or: My Descent into Fandom
“Wait, the first episode is about shop-window dummies coming to life and terrorizing London? Okay, I’ll watch that.”
And that, dear friends, was the beginning of the end.
For most of my life I’ve avoided two things: being a “fan” of anything, and Doctor Who.
(Okay and a bunch of other things as well like spiders and getting murdered, but those are outside the scope of this essay. Sheesh.)
I should say that while I avoid being a “fan” of stuff that doesn’t mean I don’t like stuff. I like lots of stuff! But I don’t really like talking about the things I like with other people who like them.
(Says the guy who writes a bunch of articles on a site called Favorite Thing Ever. Okay, I see your point. Look, why are you arguing with me?)
I’m not sure why I have this aversion. Maybe it’s a hipster thing; if I can believe that I’m the only one that likes something it’s cooler than if I’m just following the pack. Maybe it’s a learned response, as my love for Star Wars, Star Trek, Monty Python and They Might Be Giants didn’t make me all that many friends back in my school days.
Whatever the reason, I have avoided fandom my entire life. I might enjoy the Star Wars movies, but I’m not a Star Wars fan. I like watching Star Trek as much as the next guy, but I’m not a Trekkie.
I avoided Doctor Who because whenever I bumped into it it was the old 70’s version that was on PBS every now and again. You know what I’m talking about. Terrible BBC “special” effects happening on terrible BBC sets. I was dimly aware that Doctor Who had different people playing the main role from time to time, and he had a time machine. But I had never sat through an entire episode to find out any more than that.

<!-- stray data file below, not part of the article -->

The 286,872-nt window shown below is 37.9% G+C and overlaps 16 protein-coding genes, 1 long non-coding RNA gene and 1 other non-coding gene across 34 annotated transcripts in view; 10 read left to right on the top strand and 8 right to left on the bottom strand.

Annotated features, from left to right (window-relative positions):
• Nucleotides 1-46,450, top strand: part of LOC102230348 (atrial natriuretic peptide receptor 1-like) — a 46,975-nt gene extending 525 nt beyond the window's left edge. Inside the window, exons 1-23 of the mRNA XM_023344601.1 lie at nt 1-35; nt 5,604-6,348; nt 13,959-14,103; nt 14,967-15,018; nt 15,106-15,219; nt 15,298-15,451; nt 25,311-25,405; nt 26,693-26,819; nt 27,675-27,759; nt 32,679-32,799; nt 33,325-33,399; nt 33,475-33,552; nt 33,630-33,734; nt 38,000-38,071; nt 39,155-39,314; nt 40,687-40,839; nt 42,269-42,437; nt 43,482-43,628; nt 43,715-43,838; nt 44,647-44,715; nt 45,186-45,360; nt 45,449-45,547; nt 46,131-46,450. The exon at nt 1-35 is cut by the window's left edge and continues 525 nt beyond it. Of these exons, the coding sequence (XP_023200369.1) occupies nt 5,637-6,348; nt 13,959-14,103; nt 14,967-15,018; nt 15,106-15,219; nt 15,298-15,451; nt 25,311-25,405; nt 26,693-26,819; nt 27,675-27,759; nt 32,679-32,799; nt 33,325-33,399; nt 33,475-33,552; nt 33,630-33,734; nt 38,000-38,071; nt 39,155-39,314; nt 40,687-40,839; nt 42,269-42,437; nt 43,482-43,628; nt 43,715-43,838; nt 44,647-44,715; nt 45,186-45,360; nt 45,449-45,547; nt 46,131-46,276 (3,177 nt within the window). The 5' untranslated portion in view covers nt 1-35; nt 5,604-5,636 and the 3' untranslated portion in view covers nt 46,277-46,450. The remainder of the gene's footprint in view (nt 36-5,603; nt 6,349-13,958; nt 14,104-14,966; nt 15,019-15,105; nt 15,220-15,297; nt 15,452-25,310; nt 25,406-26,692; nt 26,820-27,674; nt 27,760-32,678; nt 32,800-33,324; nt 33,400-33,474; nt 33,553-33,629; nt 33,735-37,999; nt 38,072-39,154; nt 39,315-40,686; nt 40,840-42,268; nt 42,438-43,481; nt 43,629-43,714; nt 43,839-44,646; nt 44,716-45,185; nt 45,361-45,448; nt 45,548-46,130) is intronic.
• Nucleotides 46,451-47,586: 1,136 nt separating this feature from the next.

And then, about a year ago, all that changed. People have been assuring me that I would like the new Doctor Who since…well, since there was a new Doctor Who. But faint memories of a long scarf always stopped me from verifying their claims.
Until one Saturday, almost exactly a year ago. I decided to see what all the fuss was about, and was in the right sort of mood to find killer mannequins funny.
I watched the first episode. And the next. And a couple more. And then an episode or two every day. My friends who had been trying to convince me to give it a shot were quite subdued in their smug gloating; in fact most of what they said was “which episode are you on? Awesome! Didn’t you love how…” or “Oh man, you’re getting close to where…”. And they were surprisingly good about avoiding all forms of spoilers.
The following post summarizes my experince perfectly:
A few months after my daughter was born I sat, holding her close as I watched the last three episodes of season 9 and cried like…well, like a baby. If you’ve seen those episodes you know what I mean.
And somewhere along the line I realized I was a full-fledged fan of the show. And I’m not even sorry. I started following Doctor Who-themed Tumblr accounts. I bought two new polo shirts for work: one with a Dalek, one with the Tardis. I’ve got a bunch of Funko Pop figures from the Doctor Who line. I will talk to anyone anywhere about the relative merits of the four modern doctors.
Doctor Who is all that is best in British Television: dramatic, funny, densely packed, unafraid to look back to its long past for inspiration and yet still free to look forward to better and more interesting things.
And most of all it has the Doctor himself. The reason I love the Doctor’s character, this year more than ever, is because he’s an eternal optimist. He wanders, he explores. He meets new and weird things and instead of shouting at them or trying to seduce them like some other characters, he just delights in their existence. Right up until they try to kill him. But at least he tries the happy way first.
And that’s someone I can get behind. Life is weird, life is scary, but that doesn’t mean we should lose our sense of wonder.